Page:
• giselachock

Handstands for Leadership: Find Your Flow in Five Easy Steps

Updated: Aug 1


I've been catching some healthy banter about my handstands on social media lately. It's pretty funny to hear the comments ranging from "You're crazy" to "I'm rooting for you." The most common question I get is, "Why are you doing it?" The honest-to-universe-truth is, I didn't have a profound reason to why, other than I was curious to see if I could someday incorporate a handstand into my yoga practice. This whimsical decision contradicts everything I've ever learned from a business and program management perspective. There are no metrics, no work-back plan, no defined milestones and no timeline. Just me and handstands, everyday, for five minutes. I love it and I keep being drawn to doing them day after day. Why?

Last month on a flight to a business conference, I watched a Netflix documentary called, Happy It takes viewers on a global journey in search of what makes people happy. In Happy, they talked about the term "Flow". I've heard of the term, in yoga, art and sports but I never really knew what it meant. Now, I know and understand why handstands are so fascinating.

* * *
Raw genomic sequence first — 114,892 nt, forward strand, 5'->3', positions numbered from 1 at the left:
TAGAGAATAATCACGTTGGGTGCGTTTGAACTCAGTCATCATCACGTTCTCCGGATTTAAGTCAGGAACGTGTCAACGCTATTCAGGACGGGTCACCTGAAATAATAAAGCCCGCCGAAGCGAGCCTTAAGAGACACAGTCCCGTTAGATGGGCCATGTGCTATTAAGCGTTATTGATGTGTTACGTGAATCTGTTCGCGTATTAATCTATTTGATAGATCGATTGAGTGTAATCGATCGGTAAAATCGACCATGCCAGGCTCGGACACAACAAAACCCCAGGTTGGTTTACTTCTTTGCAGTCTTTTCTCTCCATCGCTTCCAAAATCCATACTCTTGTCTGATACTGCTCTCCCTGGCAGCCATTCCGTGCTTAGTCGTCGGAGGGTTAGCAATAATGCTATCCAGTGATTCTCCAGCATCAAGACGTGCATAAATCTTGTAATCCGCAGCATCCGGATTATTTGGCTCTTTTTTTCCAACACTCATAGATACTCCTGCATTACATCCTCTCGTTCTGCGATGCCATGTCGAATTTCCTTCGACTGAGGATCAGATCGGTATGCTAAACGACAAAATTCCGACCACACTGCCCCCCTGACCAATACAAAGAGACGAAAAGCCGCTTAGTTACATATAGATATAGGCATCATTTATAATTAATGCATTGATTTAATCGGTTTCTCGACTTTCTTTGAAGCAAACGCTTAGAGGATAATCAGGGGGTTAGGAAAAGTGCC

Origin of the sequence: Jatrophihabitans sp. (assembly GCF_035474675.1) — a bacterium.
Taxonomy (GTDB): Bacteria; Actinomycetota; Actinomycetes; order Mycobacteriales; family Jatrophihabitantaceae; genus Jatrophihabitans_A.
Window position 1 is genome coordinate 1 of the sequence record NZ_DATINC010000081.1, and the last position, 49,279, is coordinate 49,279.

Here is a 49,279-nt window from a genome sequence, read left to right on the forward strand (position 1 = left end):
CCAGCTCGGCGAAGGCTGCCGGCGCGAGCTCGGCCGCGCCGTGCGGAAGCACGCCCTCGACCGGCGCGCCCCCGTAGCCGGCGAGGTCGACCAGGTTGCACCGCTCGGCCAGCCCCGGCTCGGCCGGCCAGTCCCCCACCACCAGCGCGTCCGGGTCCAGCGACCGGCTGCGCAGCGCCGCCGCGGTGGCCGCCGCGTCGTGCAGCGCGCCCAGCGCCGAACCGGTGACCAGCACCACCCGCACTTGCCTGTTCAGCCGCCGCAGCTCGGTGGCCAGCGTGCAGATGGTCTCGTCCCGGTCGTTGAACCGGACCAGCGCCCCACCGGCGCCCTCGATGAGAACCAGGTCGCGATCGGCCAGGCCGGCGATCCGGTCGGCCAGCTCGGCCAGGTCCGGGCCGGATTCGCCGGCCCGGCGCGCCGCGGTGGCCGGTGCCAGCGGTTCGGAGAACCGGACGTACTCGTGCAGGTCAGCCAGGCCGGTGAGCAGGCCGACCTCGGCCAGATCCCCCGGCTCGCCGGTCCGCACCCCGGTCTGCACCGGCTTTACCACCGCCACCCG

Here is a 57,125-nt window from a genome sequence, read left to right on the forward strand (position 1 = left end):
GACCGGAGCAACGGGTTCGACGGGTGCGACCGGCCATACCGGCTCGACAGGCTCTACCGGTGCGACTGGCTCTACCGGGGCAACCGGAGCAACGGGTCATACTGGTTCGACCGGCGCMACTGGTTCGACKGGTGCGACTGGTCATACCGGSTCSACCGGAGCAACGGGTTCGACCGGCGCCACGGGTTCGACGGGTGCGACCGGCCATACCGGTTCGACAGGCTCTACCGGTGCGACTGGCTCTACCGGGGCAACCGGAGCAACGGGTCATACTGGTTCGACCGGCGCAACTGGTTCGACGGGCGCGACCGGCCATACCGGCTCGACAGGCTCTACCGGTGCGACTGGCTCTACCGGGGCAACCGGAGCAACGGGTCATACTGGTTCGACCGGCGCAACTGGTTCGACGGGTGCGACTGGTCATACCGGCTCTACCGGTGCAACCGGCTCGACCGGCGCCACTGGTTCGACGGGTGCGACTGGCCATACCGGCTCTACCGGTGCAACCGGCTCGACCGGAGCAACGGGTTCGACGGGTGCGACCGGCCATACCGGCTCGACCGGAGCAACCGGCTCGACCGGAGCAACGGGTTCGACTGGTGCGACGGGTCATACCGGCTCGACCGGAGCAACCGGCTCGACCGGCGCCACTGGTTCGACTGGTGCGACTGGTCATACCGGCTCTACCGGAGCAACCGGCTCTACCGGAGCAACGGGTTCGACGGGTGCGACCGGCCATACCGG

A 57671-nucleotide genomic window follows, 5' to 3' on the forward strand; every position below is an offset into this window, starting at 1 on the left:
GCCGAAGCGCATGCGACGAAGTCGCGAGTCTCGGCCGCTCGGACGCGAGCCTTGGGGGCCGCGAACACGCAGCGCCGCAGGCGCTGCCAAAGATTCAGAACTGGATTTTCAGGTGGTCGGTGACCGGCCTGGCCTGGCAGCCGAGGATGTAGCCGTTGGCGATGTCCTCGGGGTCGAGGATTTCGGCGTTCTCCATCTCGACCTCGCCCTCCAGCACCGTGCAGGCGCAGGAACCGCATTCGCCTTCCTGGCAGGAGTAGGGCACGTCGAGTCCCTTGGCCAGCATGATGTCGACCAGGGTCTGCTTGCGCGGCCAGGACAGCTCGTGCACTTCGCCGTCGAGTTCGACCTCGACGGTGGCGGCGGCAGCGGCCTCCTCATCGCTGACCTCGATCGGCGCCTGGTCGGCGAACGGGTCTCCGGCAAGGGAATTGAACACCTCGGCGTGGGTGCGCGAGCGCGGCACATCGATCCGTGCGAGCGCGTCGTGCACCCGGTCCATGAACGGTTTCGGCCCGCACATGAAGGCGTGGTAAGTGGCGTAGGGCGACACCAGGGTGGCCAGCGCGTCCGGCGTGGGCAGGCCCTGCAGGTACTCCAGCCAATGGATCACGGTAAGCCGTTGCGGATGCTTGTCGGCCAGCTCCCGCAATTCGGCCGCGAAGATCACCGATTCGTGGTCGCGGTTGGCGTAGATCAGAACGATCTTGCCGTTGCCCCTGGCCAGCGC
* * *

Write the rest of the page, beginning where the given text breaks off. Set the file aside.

Defined by positive psychologist, Mihaly Csikszentmihaly.

Flow

Flow is a state termed by positive psychologist, Mihaly Csikszentmihaly, more commonly known as being "in the zone." Flow is the positive mental state of being completely absorbed, focused, and involved in an activity, as well as deriving enjoyment from being engaged in that activity. Being in flow has been described by many as feeling lost in time, being fully immersed and in the moment with the activity, being in the absence of ego and the world's problems, and feeling happy. Bingo! That's how handstands make me feel!

But what draws me back, day after day? Csikszentmihaly, reports there are eight characteristics of flow and I have to admit I experience all eight when I do handstands, write, paint, and coach. But there's one experience that's not mentioned which I find extremely valuable, and it's how I relate the handstand learnings to life. These "a-ha" moments can be so timely with what I'm experiencing in other parts of my life and career. They come as either new enlightenment or a reminder of something I once learned and forgotten. These are my handstand learnings that I've fused back into my life and career: